In November 2005, my wife and I embarked on a journey that would change my understanding of architecture forever. We flew halfway across the world to visit Palmyra, Syria. Little did we know that this trip would become a memory encapsulated in time, a snapshot of a place before its untimely desecration.
Palmyra: The Jewel of the Desert
We crossed into Syria from Jordan with much excitement and anticipation. Known for its rich history, diverse cultures, and timeless architecture, Palmyra—or Tadmor in Arabic—has been a crossroads of several civilizations. Here, Roman colonnades stand alongside ancient Semitic temples, representing a confluence of architectural styles.
Learning From the Stones
I have always had a fascination with architecture and design. But Palmyra was different; it was like walking through a history book. Each column, archway, and stone carried a narrative, a lesson in the evolution of design. The Great Colonnade, stretching for more than a kilometre, taught me about the magnitude of Roman engineering. The Temple of Bel, on the other hand, provided insights into religious architecture, a space meant not just for worship but for community gathering.
A Paradise Lost
This journey happened six years before the Arab Spring, a series of protests and uprisings that swept across the Middle East and North Africa. The subsequent Syrian Civil War had devastating consequences, not just for the people but also for their cultural heritage. Many of Palmyra’s irreplaceable structures were destroyed or severely damaged. These were not just bricks and mortar; they were embodiments of human ingenuity, each telling a story of its own. Knowing that we were among the last to experience Palmyra in its full glory adds a layer of poignancy to our memories.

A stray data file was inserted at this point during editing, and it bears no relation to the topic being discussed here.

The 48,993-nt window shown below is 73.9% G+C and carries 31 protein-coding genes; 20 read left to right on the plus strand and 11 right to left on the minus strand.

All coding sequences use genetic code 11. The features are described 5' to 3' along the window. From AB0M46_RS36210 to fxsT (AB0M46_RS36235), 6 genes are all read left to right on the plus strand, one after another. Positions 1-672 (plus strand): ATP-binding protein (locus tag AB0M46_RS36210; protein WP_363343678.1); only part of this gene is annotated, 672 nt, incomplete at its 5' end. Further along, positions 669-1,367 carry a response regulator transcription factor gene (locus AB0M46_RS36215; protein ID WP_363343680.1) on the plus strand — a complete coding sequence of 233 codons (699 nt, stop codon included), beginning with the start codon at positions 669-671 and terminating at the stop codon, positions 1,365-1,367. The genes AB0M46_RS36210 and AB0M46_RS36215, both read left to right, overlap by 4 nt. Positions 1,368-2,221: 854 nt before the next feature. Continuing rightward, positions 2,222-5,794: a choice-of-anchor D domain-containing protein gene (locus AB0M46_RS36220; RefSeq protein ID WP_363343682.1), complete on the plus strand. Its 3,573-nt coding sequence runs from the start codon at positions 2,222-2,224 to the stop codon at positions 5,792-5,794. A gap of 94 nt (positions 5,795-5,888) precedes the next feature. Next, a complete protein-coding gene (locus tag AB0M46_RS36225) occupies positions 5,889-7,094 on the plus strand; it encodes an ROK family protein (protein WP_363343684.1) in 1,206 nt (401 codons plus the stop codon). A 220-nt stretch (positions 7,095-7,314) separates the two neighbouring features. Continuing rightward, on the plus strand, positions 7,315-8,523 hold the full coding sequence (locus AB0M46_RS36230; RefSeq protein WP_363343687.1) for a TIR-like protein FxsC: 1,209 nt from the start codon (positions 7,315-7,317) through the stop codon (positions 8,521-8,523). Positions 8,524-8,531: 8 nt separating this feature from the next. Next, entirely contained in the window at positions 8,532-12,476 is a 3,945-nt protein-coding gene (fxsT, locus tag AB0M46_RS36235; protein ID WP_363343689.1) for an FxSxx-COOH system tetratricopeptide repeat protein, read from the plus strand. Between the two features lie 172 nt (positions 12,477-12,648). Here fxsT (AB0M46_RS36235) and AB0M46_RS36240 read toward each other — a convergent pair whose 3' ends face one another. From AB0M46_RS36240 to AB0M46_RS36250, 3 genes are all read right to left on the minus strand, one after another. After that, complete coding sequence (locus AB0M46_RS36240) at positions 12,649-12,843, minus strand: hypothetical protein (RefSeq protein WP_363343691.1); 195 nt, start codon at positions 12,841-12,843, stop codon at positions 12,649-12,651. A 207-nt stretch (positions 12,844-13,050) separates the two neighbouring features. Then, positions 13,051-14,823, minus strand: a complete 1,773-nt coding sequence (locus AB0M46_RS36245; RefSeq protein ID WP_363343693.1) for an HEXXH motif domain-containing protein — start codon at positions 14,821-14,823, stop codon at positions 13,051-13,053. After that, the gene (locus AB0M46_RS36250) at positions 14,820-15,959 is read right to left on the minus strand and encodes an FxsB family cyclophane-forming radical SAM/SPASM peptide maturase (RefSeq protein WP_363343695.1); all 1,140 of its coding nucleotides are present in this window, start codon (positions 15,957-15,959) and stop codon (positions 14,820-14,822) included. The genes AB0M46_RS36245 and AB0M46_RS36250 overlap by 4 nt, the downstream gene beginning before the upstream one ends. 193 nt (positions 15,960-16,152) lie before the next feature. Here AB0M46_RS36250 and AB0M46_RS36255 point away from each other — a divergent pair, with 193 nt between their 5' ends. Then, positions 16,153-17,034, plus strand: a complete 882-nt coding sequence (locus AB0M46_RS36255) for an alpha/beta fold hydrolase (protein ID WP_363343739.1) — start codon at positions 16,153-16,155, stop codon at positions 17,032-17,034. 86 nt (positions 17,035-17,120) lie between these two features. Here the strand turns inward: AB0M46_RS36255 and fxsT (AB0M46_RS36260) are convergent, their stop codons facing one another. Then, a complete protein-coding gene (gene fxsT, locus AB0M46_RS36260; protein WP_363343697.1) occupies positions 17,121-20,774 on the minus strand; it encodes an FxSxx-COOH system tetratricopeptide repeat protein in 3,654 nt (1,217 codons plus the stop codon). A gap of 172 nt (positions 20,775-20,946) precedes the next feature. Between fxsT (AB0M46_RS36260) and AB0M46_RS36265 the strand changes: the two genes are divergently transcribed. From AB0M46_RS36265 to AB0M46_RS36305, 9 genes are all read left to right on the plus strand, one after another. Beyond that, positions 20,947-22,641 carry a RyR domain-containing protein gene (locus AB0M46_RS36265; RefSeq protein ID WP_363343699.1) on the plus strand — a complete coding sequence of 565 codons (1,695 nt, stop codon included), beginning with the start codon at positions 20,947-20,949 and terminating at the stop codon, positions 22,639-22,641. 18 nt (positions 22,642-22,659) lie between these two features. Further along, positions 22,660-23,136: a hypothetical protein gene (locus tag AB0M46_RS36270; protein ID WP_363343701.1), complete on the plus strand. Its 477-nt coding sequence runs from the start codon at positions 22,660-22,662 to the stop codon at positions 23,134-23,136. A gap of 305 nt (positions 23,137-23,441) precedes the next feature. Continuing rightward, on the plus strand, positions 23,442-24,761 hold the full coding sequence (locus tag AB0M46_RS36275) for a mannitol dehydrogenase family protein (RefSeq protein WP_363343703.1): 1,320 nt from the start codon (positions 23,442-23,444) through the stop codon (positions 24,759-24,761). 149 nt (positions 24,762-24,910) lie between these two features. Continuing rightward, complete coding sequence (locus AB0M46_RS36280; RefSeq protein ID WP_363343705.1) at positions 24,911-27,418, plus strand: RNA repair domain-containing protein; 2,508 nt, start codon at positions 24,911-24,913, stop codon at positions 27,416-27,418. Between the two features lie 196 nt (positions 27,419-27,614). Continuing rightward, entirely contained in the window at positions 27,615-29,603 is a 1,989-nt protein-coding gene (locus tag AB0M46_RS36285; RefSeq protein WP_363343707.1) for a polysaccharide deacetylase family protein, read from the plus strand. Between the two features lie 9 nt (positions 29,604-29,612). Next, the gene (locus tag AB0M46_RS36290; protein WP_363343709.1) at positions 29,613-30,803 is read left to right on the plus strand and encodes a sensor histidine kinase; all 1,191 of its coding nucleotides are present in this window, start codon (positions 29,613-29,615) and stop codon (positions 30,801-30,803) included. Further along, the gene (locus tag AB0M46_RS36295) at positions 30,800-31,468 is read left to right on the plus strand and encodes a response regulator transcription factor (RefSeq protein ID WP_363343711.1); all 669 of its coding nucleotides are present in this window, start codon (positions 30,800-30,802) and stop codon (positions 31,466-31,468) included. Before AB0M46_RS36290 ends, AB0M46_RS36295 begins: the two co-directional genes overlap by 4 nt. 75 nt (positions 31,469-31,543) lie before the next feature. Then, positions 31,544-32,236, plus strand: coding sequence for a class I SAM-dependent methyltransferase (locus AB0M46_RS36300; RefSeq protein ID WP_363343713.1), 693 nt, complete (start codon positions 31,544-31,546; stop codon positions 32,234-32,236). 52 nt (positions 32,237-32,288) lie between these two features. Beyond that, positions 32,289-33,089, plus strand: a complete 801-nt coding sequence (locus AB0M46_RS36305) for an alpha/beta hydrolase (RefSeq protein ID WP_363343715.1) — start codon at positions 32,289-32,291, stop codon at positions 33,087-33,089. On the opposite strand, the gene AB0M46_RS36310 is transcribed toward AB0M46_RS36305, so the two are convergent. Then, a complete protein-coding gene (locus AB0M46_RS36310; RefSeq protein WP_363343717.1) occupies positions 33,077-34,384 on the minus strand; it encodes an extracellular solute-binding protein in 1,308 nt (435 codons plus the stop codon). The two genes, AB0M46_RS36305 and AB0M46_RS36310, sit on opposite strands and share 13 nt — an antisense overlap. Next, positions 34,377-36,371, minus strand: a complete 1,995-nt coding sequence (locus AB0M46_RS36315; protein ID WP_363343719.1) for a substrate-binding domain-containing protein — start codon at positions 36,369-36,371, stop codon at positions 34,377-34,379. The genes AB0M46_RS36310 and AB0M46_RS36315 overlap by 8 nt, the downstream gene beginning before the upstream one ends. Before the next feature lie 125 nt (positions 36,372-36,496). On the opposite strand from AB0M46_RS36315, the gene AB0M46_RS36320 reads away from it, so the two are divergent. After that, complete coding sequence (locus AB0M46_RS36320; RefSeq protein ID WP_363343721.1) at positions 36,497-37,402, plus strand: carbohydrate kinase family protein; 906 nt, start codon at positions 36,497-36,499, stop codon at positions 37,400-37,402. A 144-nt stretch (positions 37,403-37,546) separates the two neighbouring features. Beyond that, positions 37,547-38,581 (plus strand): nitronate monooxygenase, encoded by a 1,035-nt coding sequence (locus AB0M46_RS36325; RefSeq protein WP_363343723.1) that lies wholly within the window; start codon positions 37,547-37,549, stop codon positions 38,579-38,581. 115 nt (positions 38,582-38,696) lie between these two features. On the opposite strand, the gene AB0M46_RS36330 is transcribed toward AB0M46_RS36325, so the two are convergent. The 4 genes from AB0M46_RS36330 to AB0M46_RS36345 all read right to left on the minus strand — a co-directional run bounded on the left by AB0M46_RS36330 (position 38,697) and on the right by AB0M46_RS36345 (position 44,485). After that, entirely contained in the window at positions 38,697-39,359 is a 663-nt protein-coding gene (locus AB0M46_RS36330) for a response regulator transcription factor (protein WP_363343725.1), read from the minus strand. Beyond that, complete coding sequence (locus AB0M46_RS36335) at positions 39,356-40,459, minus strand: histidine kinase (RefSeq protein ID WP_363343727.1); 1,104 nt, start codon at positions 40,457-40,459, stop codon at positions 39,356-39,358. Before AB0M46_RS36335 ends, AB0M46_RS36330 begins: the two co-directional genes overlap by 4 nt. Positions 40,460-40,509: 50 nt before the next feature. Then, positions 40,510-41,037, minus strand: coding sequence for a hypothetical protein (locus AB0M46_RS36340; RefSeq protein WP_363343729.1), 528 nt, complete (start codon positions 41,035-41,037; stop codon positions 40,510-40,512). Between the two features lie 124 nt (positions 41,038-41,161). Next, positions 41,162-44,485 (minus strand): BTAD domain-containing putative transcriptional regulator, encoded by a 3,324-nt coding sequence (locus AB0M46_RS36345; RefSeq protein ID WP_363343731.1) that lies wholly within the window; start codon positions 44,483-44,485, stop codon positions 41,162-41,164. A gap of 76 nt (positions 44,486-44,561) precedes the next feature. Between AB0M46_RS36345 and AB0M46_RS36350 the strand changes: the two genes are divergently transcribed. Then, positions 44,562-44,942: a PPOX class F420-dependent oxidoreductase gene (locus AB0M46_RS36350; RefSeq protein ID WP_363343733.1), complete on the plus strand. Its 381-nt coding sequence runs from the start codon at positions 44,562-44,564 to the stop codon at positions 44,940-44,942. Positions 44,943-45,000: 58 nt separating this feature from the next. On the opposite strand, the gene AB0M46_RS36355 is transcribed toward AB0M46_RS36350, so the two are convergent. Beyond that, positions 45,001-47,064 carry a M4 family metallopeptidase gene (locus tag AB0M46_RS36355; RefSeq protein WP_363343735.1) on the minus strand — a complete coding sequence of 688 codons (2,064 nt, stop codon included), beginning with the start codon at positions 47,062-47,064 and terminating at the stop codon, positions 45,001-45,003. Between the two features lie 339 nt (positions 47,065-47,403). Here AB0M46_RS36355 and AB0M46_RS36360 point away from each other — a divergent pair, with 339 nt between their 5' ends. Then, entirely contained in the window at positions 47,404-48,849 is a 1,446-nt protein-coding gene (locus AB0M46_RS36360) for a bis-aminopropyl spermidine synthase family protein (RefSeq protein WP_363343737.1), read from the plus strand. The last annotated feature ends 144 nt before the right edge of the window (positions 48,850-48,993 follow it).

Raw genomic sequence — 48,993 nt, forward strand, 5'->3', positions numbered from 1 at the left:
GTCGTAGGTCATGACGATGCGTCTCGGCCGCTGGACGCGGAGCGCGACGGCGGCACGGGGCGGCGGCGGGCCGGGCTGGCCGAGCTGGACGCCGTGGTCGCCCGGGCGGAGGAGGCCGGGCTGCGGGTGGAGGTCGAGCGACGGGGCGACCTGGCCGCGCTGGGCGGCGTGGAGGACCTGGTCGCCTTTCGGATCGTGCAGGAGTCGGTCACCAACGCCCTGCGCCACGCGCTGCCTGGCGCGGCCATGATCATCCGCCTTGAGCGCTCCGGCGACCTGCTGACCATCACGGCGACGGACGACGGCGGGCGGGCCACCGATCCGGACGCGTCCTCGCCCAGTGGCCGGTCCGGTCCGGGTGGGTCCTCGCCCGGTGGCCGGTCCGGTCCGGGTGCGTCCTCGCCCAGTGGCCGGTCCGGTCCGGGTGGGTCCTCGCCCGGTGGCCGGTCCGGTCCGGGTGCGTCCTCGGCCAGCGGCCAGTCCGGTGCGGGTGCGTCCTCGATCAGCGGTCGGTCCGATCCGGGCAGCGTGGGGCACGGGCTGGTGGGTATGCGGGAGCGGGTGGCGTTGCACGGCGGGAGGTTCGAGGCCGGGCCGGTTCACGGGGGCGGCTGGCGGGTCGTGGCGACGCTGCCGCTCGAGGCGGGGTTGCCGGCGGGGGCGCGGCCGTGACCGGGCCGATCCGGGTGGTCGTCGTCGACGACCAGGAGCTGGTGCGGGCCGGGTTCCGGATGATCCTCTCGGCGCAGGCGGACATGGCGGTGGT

Lessons for the Present and Future
While Palmyra’s architecture provided me with a profound lesson in the history and functionality of buildings, its tragic fate also serves as a harsh reminder. Structures, no matter how monumental, are not just objects but repositories of culture and identity. Their protection goes beyond the realm of conservation; it is about safeguarding the spirit of humanity.
So, every time I make a decision in my current role, whether it’s a minor repair or a major renovation, I think of Palmyra. I am reminded that every building has a story and a context, a space in time it occupies. And just like the human touch can turn stones into stories, it also has the power to erase them.
In a world where architectural marvels are not immune to the ravages of conflict and time, let us commit to being stewards, not just managers, of the spaces we oversee. Because in the end, it is through these physical structures that we leave a lasting imprint on the ever-changing sands of time.